In November 2009, the ‘Law on Amendments to the “Law on Defence”’ proposed by President Medvedev entered into force. It allows the Kremlin to dispatch troops outside Russia for four purposes: to counter armed attacks against Russian armed forces, other troops and bodies deployed beyond its borders; to counter or prevent an armed attack against another country if this country has requested Russia to do so; to protect Russian citizens abroad from an armed attack; and to combat piracy and guarantee the safety of shipping. 

The law is an attempt to close the gap between Moscow’s strategic goals, primarily the establishment of its geopolitical dominance over the former Soviet republics, and Russia’s legislation, which restricted its ability to deploy armed forces beyond national borders. In effect, the amended legislation enables the Kremlin to deploy its armed forces abroad in a wide range of situations, precisely because of a lack of clear criteria.

The wording of ‘Medvedev’s amendments’ sheds light on some plans and scenarios that may be taking shape in Moscow. It is not beyond the realms of possibility that Russia may plan to ignite large-scale disturbances and ethnic clashes in Sevastopol or in Latvia and Estonia, which may be used as a pretext for Russian military intervention.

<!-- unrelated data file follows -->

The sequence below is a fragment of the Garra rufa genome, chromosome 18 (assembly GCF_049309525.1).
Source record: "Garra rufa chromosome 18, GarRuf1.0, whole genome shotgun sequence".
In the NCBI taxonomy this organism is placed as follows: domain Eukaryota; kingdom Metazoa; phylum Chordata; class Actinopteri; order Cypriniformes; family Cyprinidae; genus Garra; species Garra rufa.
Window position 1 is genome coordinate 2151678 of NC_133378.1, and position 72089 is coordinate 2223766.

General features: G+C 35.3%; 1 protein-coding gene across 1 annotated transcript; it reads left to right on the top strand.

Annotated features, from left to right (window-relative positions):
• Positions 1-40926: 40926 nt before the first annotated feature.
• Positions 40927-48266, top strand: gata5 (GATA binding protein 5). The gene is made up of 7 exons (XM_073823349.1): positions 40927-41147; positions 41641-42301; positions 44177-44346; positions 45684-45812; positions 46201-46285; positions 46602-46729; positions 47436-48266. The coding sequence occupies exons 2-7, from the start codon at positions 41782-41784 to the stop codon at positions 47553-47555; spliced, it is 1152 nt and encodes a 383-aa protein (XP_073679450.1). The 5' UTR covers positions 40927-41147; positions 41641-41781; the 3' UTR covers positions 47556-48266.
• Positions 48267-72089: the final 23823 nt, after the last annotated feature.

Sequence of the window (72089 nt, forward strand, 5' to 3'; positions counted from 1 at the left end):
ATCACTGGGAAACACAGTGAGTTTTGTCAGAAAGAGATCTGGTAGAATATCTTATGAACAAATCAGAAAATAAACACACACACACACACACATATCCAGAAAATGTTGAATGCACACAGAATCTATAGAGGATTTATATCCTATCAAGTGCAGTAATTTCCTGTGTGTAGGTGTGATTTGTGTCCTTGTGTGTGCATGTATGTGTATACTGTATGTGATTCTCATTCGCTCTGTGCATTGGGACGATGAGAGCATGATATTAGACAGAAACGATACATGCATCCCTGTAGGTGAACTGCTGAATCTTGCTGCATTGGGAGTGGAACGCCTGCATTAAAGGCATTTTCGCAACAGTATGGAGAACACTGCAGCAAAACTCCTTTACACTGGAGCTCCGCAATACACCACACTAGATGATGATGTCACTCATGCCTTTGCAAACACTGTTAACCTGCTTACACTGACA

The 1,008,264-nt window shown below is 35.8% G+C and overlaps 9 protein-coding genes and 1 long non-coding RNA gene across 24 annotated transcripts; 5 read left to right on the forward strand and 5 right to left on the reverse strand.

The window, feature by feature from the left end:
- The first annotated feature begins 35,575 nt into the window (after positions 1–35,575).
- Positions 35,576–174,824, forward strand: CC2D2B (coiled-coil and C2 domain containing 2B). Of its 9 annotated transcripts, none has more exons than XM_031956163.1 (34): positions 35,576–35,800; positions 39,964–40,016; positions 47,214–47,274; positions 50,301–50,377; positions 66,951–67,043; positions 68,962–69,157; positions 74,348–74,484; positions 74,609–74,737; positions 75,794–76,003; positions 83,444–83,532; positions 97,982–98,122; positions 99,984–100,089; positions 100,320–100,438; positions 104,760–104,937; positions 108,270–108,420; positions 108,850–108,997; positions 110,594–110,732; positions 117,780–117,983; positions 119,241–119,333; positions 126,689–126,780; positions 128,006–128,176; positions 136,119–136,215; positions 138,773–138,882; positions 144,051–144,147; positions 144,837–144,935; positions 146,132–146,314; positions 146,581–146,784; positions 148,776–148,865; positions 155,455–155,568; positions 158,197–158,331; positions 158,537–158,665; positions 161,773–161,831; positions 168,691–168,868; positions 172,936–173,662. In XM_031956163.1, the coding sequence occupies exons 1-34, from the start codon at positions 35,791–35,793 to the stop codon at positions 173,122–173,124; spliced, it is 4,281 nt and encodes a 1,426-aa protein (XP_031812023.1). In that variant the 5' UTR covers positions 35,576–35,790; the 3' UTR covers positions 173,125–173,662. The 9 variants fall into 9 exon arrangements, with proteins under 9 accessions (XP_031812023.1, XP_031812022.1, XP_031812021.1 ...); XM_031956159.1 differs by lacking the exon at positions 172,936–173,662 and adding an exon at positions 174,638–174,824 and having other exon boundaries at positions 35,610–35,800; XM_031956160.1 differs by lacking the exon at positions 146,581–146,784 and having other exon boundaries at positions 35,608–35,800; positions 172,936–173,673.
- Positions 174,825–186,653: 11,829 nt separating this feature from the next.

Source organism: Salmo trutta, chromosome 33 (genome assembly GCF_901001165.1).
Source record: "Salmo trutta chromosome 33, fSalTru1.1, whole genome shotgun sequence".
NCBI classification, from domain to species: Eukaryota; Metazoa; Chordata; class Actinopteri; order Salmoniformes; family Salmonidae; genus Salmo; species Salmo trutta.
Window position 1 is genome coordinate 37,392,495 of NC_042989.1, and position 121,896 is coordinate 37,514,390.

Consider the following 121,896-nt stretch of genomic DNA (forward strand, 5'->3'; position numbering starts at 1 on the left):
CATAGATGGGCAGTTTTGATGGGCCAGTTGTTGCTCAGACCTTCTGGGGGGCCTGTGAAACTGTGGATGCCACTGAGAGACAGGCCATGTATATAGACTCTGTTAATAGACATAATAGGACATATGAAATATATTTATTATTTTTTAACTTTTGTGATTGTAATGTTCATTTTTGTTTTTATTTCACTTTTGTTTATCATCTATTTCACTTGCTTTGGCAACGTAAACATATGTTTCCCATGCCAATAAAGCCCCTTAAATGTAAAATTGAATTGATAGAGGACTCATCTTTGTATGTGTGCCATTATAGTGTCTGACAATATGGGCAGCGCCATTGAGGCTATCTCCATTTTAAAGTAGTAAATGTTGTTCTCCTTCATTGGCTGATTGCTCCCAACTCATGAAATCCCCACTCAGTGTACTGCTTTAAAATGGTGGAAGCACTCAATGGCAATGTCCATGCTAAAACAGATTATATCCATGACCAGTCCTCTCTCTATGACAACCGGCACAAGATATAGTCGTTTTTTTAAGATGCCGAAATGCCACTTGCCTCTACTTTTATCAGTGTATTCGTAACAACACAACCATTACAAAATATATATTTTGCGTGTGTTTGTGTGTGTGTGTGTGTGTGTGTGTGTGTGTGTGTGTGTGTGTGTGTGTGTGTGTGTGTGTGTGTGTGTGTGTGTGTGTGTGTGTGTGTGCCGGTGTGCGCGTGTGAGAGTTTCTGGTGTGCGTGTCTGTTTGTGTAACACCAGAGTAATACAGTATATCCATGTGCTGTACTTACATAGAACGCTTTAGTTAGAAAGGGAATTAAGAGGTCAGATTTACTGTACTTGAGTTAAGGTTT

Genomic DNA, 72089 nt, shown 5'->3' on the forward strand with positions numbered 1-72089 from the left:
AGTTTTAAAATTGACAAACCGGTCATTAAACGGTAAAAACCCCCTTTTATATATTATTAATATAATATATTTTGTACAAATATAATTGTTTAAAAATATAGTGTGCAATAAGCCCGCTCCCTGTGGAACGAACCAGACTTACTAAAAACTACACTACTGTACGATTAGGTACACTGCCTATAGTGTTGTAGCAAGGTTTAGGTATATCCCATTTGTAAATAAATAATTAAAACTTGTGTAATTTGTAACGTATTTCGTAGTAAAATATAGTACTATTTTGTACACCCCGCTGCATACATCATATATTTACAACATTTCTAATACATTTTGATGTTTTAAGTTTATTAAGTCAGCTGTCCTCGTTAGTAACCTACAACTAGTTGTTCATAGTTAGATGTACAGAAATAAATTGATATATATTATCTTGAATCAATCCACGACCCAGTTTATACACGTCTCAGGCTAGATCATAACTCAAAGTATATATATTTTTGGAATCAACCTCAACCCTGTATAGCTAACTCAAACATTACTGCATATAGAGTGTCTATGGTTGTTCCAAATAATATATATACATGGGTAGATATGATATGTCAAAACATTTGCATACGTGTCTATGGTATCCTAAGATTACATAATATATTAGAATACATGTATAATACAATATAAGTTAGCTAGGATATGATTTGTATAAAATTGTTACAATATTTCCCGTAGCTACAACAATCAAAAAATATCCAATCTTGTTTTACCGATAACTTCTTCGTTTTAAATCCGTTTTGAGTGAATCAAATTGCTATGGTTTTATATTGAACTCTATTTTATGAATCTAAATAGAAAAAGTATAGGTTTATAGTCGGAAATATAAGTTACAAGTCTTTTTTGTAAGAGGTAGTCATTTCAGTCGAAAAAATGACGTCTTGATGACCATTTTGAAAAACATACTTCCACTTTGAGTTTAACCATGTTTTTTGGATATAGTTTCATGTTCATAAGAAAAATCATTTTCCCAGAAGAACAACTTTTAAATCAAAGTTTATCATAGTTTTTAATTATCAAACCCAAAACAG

A Russo-Ukrainian conflict in Crimea would pose not so much a military as a political challenge for Europe and the West. Even though Ukraine does not belong to these organizations, if NATO and the EU failed to respond to Russian intervention in Crimea with strong political and economic measures, their strategic relevance would be seriously undermined. If NATO did not defend its member states in the Baltic, the strategic role of the Alliance would be reduced to zero. 

The aforementioned scenarios fall into the worst-case category, yet there are numerous precedents in Russia’s history which demonstrate that worst-case scenarios can become reality. European dependence on Russian energy supplies and interest in Russia’s support in resolving the Iranian nuclear problem and the conflict in Afghanistan, as well as the Obama administration’s interest in Russia’s partnership in nuclear issues, constrain Western ability to respond. However, the West could and should make it quite clear that new Russia’s military interventions will result in the country’s political ostracization. 

Furthermore, the West could propose and develop an internationally recognised mechanism regulating the most important aspects of humanitarian intervention. In particular, it should minimise the ability of individual states to make unilateral decisions to intervene militarily if the UN Security Council were unable to make firm decisions. Such mechanisms could be discussed and developed in the frameworks of the UN, the OSCE, the so-called Corfu process and similar international forums

Yury E. Fedorov
Yury E. Fedorov